Cazateatro Bilingual Theater Group and the Brooks Museum will host a celebration for the community's deceased loved ones during their Día de los Muertos (Day of the Dead) parade and festival this Saturday, November 2nd.
Día de los Muertos celebrations, originating from Mexico, have extended to the U.S. And people like Monica Sanchez, assistant director and co-founder of Cazateatro, want people to know that, no matter one's heritage, anyone is welcome to celebrate and honor their dearly departed on this day.
- Kevin Reed
- Día de los Muertos parade
"The more you know about your neighbors, the stronger your community will be," says Sanchez.
The parade, which kicks off at the Tower Courtyard at Overton Square, will feature a number of floats by local organizations like Comunidades Unidas en Una Voz (or United Communities in One Voice), Memphis Police Department, Latino Memphis, and more.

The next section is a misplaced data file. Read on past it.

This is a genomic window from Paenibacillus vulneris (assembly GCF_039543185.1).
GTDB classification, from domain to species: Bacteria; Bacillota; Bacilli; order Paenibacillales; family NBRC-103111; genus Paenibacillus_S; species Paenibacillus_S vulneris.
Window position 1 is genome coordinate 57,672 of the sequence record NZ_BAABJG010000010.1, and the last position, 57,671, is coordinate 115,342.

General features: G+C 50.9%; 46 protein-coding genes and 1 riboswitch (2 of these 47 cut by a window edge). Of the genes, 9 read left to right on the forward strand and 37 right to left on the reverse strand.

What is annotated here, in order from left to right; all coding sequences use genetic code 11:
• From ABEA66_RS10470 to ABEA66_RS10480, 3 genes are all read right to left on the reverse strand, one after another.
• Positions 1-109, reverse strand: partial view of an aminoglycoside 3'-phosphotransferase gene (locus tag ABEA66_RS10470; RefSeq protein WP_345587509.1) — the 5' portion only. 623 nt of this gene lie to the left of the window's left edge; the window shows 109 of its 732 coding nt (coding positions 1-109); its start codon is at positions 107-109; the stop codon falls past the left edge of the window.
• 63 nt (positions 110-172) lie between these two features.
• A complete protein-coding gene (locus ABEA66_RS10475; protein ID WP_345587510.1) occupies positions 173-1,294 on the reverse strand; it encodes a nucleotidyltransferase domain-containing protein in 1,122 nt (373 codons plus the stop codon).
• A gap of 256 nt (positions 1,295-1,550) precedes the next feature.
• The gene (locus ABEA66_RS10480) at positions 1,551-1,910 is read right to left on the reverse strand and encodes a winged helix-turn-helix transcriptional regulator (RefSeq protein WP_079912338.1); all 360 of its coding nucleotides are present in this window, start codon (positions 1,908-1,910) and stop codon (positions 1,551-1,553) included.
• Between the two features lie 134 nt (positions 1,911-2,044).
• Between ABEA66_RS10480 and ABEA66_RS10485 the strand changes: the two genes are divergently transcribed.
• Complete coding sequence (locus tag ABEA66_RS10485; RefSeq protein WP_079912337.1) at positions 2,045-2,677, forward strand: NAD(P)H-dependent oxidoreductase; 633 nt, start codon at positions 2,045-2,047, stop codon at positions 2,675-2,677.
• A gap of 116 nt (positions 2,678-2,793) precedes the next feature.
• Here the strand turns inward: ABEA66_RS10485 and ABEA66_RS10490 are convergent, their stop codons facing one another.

"One of the floats is going to look like a cemetery, where people can leave ofrendas [or offerings] for their loved ones," she says.
The Memphis Police Department will honor fallen officers, and Comunidades Unidas will pay their respects to migrants who died this year. Attendees are also encouraged to bring photos of their loved ones.
The parade fleet will head toward Brooks for a fiesta, where attendees can get sugar skull face paintings, do crafts, shop with art vendors, enjoy live music and dance performances, and learn more about the holiday from helpful guides dressed as Las Catrinas.
"If you don't understand what is going on, our Catrinas — ladies with humongous and beautiful dresses with their faces painted as sugar skulls — will be giving cards with information about the meaning of Día de los Muertos and the meaning of a La Catrina," says Sanchez.
Día de los Muertos Parade and Festival, Overton Square and Memphis Brooks Museum of Art, Saturday, November 2nd, 11:30 a.m.-3:30 p.m., free.